St. Thomas Legal Clinics is supported by a generous donation from Robins Kaplan LLP. Special Education ClinicThe Special Education Clinic provides pro bono support to elementary and secondary school students who are eligible for special education services through an Individual Education Program (IEP), with a particular focus on students of colour diagnosed with Emotional Behaviour Disorder (EBD). Students represent clients in the review of MYP plans to ensure compliance with the requirements of the Education of Persons with Disabilities Act and to ensure that progress towards achieving established objectives is documented. Students share these findings with parents and can attend annual IEP meetings with parents to provide support and help negotiate more accurate diagnoses and more effective IEP plans. Clients are referred to the clinic through community partners and not through self-referrals. For many students, attending a clinic is one of the most memorable and rewarding. To begin the transition from student to practitioner, some students choose to enroll in in-house clinics. Others choose to participate in internships. Each clinic provides opportunities to develop skills essential to the practice of law.
STU Legal Clinics provide students with individualized and personalized expertise and hands-on legal experience under the supervision of our clinical faculty, who are also practicing lawyers or judges and specialists in their field. Our legal clinics provide students with access to client representation and litigation in a supervised environment and provide much-needed legal services to low-income and not-for-profit clients. Our 11 legal clinics include: Appeal, Bankruptcy Litigation, Criminal and Juvenile Defense, Immigration Law, Community Justice Project, Consumer Bankruptcy, Federal Commutation, Special Education, Trademark Law, Nonprofits, and Religious Freedom Appeal. Clients are referred to legal clinics through various social service agencies and programs. Our clinics offer students the opportunity to develop competent legal practice skills, apply substantive courses to real-life cases, and examine the institutional, ethical, and personal issues inherent in the lives of practicing lawyers today. They are designed to help students develop their own perspective on client representation and litigation, and learn a structured approach to the legal process that supports them in their law studies and legal careers. Nonprofit ClinicThe Nonprofit Clinic focuses on the legal needs of existing and emerging nonprofits. This clinic is designed to help nonprofits get on their feet and provide for themselves while promoting social and economic justice at home and abroad. Students who attend this clinic are likely to volunteer for non-profit organizations. Learn more about governance, compliance, operations and management; and help promote servant leadership and social justice.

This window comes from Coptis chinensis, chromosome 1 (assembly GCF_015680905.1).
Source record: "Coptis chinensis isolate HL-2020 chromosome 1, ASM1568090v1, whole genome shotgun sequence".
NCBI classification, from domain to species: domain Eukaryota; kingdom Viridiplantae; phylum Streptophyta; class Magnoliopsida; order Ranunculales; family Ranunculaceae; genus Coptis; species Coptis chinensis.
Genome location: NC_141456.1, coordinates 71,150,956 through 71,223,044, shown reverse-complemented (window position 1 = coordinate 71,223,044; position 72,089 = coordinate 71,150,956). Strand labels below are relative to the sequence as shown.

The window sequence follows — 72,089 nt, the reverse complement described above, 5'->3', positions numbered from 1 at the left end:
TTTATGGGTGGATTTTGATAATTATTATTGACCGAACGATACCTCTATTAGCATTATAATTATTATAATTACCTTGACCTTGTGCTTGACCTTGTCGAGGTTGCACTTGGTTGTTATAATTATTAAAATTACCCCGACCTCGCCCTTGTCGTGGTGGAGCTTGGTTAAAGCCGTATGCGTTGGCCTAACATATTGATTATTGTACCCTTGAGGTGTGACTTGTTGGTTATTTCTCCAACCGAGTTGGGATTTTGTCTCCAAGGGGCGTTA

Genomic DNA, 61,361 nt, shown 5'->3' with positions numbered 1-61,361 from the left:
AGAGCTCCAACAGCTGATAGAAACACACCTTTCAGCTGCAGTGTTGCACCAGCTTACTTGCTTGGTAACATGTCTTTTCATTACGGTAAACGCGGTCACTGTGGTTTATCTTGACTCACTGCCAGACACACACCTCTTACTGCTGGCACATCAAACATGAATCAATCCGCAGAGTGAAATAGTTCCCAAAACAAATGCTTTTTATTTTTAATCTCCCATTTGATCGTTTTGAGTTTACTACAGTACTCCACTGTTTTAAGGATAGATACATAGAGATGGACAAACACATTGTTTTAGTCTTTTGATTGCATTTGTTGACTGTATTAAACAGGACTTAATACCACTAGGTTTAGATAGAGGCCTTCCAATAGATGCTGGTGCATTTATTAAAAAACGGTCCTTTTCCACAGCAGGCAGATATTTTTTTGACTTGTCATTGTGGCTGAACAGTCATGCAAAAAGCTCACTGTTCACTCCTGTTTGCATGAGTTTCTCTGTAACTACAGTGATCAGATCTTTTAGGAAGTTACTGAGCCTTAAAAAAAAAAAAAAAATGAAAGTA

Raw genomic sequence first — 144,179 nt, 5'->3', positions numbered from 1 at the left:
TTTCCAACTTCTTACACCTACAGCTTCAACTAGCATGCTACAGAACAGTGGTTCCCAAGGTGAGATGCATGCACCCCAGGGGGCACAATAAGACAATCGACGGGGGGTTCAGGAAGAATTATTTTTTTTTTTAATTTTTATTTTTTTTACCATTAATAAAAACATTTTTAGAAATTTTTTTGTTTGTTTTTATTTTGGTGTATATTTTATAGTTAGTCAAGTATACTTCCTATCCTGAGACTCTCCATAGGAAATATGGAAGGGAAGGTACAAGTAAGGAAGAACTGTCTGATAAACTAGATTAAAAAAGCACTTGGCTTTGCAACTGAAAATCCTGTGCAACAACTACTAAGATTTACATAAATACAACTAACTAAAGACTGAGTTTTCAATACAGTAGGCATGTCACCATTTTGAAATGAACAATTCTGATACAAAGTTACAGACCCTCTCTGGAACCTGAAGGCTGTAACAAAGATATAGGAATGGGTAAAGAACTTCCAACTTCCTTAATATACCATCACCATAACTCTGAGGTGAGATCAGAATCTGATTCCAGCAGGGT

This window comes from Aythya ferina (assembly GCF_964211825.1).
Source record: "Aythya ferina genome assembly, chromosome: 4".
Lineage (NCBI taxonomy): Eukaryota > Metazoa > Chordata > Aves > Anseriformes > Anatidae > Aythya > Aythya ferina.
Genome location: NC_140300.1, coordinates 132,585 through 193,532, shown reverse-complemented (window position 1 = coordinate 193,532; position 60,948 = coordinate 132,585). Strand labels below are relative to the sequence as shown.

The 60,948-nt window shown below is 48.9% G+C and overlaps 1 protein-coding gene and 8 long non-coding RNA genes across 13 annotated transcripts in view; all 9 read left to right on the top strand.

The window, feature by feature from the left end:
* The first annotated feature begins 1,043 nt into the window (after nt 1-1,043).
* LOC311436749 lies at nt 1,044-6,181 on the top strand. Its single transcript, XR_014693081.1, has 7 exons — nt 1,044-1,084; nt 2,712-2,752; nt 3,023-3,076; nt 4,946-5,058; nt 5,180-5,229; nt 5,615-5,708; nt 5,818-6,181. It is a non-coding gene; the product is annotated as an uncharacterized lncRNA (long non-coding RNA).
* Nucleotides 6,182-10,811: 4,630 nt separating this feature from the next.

Students in the Immigration Law Practice Group represent immigrants who wish to improve their legal status in the United States. Students in this practice group may represent individuals seeking asylum in the United States because of persecution or fear of persecution in their home country; Represent individuals at inmate master calendar hearings and participate in immigrant advocacy projects on behalf of community organizations. At the same time, clinics provide legal services to people who otherwise would not be able to afford them, including immigrants, seniors, homeless adults and youth, victims of social injustice, and people with chemical addiction. Religious Liberty Appellate Clinic, this clinical course gives a small number of students each semester the opportunity to write appellate briefs, primarily amicus curiae briefs, in cases involving religious freedom before the U.S. Supreme Court, lower federal courts, and state courts of appeals. The main clients are national civil rights organizations and national religious organizations. Each student should expect to write a Notice of Appeal and, depending on the workload, a different written work result. Through readings and exercises, students learn the fundamentals of religious freedom, protection of conscience, and vocation writing, including intensive writing and attention to the characteristic strategic issues involved in creating effective amicus curiae briefs. The Elgin-Oxford Legal Clinic is a municipal legal clinic that provides legal services to low-income residents of Elgin and Oxford Counties. Students at the Criminal and Juvenile Defense Clinic represent both children and adults accused of crimes in Hennepin County and the Twin Cities metropolitan area.